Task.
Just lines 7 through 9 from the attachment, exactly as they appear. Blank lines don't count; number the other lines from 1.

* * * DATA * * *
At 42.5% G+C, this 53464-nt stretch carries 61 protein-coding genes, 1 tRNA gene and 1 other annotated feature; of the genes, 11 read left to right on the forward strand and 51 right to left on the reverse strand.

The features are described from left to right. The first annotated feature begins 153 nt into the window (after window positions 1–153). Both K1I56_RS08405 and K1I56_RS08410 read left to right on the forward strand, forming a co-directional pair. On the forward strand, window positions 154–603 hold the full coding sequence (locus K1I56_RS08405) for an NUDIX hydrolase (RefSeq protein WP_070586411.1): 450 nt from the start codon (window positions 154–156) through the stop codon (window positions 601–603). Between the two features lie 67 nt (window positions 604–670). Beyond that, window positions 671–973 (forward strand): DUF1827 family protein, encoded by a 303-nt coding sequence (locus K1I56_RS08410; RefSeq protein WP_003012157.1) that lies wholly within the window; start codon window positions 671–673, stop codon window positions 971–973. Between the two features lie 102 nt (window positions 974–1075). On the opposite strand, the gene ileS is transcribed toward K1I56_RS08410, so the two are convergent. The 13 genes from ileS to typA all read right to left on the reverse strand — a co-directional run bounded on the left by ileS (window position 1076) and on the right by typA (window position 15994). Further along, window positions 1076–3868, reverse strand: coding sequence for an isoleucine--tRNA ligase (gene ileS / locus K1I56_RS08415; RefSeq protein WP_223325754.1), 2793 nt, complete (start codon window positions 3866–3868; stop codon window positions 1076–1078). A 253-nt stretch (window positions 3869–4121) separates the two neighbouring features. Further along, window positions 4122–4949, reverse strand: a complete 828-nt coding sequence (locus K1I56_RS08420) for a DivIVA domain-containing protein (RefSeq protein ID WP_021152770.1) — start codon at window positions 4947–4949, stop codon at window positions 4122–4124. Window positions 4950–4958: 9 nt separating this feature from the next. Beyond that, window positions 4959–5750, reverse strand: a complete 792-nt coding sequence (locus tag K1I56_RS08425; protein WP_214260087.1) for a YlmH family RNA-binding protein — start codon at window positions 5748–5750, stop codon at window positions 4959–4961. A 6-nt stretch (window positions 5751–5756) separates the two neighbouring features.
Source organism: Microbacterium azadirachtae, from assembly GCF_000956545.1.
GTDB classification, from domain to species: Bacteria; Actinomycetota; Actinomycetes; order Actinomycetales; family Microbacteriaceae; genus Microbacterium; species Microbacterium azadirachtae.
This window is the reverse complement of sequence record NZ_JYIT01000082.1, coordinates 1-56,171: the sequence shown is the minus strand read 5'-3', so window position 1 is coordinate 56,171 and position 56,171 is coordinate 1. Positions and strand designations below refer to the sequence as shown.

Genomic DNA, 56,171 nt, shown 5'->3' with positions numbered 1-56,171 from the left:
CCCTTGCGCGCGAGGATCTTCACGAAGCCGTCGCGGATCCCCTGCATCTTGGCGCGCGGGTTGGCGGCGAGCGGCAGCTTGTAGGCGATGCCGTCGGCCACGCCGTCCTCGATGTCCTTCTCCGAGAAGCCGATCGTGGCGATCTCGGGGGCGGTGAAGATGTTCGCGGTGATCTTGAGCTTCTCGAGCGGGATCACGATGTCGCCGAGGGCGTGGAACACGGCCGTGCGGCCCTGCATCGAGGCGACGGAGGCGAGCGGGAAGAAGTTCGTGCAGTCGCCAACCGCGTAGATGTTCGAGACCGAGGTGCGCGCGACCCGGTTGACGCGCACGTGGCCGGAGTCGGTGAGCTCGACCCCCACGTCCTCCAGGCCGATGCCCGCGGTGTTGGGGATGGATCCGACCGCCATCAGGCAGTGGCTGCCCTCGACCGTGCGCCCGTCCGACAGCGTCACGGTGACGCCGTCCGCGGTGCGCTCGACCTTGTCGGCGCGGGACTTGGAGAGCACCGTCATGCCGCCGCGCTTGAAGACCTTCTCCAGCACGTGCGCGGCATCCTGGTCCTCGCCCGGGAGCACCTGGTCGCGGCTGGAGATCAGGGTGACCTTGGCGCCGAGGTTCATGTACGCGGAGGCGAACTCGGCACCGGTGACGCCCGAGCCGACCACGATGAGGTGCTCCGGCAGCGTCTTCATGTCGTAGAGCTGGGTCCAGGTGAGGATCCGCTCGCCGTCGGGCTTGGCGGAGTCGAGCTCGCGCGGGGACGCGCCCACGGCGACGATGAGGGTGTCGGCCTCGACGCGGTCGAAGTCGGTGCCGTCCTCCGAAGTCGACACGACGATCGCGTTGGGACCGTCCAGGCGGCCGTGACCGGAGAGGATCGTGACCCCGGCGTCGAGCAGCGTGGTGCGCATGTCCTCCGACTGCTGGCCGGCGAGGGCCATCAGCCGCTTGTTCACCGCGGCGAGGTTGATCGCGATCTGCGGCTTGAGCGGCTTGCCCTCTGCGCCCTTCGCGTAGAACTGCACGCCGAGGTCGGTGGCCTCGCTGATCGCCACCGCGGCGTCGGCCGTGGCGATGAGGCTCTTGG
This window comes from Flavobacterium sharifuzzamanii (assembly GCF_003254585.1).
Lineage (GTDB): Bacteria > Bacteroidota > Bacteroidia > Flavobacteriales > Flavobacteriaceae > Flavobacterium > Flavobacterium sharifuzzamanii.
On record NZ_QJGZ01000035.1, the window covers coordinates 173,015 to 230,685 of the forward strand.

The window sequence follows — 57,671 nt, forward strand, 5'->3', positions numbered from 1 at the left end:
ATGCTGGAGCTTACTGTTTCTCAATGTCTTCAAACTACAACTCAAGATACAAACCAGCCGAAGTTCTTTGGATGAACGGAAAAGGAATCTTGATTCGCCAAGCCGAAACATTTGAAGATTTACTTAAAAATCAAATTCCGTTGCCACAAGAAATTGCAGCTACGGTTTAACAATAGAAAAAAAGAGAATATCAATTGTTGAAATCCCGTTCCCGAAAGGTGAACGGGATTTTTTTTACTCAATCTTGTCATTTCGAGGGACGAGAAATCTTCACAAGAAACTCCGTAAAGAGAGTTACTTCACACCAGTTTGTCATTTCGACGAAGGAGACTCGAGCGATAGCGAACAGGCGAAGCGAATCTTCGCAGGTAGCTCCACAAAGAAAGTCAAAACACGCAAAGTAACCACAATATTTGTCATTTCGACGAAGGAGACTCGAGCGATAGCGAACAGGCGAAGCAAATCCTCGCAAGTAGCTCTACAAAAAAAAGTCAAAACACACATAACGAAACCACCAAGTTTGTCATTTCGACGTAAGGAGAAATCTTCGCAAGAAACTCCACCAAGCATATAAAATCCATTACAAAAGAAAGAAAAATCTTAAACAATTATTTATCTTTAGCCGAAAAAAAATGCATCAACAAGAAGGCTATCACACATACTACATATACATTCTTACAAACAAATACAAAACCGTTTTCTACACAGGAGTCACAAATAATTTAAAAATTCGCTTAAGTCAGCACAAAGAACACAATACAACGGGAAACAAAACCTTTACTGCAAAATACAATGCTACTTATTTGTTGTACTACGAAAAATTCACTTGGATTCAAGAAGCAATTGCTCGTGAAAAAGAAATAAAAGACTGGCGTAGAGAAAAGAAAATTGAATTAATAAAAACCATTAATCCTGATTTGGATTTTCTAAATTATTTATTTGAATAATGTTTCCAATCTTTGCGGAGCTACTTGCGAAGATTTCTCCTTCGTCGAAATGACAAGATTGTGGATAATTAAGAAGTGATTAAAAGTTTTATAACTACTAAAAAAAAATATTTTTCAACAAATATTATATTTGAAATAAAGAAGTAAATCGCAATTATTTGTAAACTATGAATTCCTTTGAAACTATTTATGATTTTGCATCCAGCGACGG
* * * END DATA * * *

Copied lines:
CCCTTGCGCGCGAGGATCTTCACGAAGCCGTCGCGGATCCCCTGCATCTTGGCGCGCGGGTTGGCGGCGAGCGGCAGCTTGTAGGCGATGCCGTCGGCCACGCCGTCCTCGATGTCCTTCTCCGAGAAGCCGATCGTGGCGATCTCGGGGGCGGTGAAGATGTTCGCGGTGATCTTGAGCTTCTCGAGCGGGATCACGATGTCGCCGAGGGCGTGGAACACGGCCGTGCGGCCCTGCATCGAGGCGACGGAGGCGAGCGGGAAGAAGTTCGTGCAGTCGCCAACCGCGTAGATGTTCGAGACCGAGGTGCGCGCGACCCGGTTGACGCGCACGTGGCCGGAGTCGGTGAGCTCGACCCCCACGTCCTCCAGGCCGATGCCCGCGGTGTTGGGGATGGATCCGACCGCCATCAGGCAGTGGCTGCCCTCGACCGTGCGCCCGTCCGACAGCGTCACGGTGACGCCGTCCGCGGTGCGCTCGACCTTGTCGGCGCGGGACTTGGAGAGCACCGTCATGCCGCCGCGCTTGAAGACCTTCTCCAGCACGTGCGCGGCATCCTGGTCCTCGCCCGGGAGCACCTGGTCGCGGCTGGAGATCAGGGTGACCTTGGCGCCGAGGTTCATGTACGCGGAGGCGAACTCGGCACCGGTGACGCCCGAGCCGACCACGATGAGGTGCTCCGGCAGCGTCTTCATGTCGTAGAGCTGGGTCCAGGTGAGGATCCGCTCGCCGTCGGGCTTGGCGGAGTCGAGCTCGCGCGGGGACGCGCCCACGGCGACGATGAGGGTGTCGGCCTCGACGCGGTCGAAGTCGGTGCCGTCCTCCGAAGTCGACACGACGATCGCGTTGGGACCGTCCAGGCGGCCGTGACCGGAGAGGATCGTGACCCCGGCGTCGAGCAGCGTGGTGCGCATGTCCTCCGACTGCTGGCCGGCGAGGGCCATCAGCCGCTTGTTCACCGCGGCGAGGTTGATCGCGATCTGCGGCTTGAGCGGCTTGCCCTCTGCGCCCTTCGCGTAGAACTGCACGCCGAGGTCGGTGGCCTCGCTGATCGCCACCGCGGCGTCGGCCGTGGCGATGAGGCTCTTGG
This window comes from Flavobacterium sharifuzzamanii (assembly GCF_003254585.1).
Lineage (GTDB): Bacteria > Bacteroidota > Bacteroidia > Flavobacteriales > Flavobacteriaceae > Flavobacterium > Flavobacterium sharifuzzamanii.